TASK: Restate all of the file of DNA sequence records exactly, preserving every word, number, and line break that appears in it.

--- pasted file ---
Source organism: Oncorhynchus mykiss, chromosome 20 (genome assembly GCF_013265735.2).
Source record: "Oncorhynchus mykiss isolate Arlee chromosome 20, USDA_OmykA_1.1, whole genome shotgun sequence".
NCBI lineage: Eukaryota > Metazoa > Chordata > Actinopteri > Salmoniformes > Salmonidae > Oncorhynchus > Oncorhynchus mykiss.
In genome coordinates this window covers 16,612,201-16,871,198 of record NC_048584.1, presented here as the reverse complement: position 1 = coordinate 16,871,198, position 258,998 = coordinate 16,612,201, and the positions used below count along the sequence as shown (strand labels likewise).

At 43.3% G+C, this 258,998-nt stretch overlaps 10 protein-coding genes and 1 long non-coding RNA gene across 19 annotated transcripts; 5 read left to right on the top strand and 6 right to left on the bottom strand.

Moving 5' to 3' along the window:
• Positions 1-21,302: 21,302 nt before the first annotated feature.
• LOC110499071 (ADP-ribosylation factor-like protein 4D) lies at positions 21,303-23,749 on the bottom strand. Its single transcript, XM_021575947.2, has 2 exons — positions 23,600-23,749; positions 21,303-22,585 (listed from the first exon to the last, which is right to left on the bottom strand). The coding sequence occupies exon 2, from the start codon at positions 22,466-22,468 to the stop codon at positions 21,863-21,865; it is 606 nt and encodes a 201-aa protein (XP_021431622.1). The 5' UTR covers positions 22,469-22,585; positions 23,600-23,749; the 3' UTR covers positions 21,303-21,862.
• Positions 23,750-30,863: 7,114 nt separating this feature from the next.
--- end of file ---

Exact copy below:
Source organism: Oncorhynchus mykiss, chromosome 20 (genome assembly GCF_013265735.2).
Source record: "Oncorhynchus mykiss isolate Arlee chromosome 20, USDA_OmykA_1.1, whole genome shotgun sequence".
NCBI lineage: Eukaryota > Metazoa > Chordata > Actinopteri > Salmoniformes > Salmonidae > Oncorhynchus > Oncorhynchus mykiss.
In genome coordinates this window covers 16,612,201-16,871,198 of record NC_048584.1, presented here as the reverse complement: position 1 = coordinate 16,871,198, position 258,998 = coordinate 16,612,201, and the positions used below count along the sequence as shown (strand labels likewise).

At 43.3% G+C, this 258,998-nt stretch overlaps 10 protein-coding genes and 1 long non-coding RNA gene across 19 annotated transcripts; 5 read left to right on the top strand and 6 right to left on the bottom strand.

Moving 5' to 3' along the window:
• Positions 1-21,302: 21,302 nt before the first annotated feature.
• LOC110499071 (ADP-ribosylation factor-like protein 4D) lies at positions 21,303-23,749 on the bottom strand. Its single transcript, XM_021575947.2, has 2 exons — positions 23,600-23,749; positions 21,303-22,585 (listed from the first exon to the last, which is right to left on the bottom strand). The coding sequence occupies exon 2, from the start codon at positions 22,466-22,468 to the stop codon at positions 21,863-21,865; it is 606 nt and encodes a 201-aa protein (XP_021431622.1). The 5' UTR covers positions 22,469-22,585; positions 23,600-23,749; the 3' UTR covers positions 21,303-21,862.
• Positions 23,750-30,863: 7,114 nt separating this feature from the next.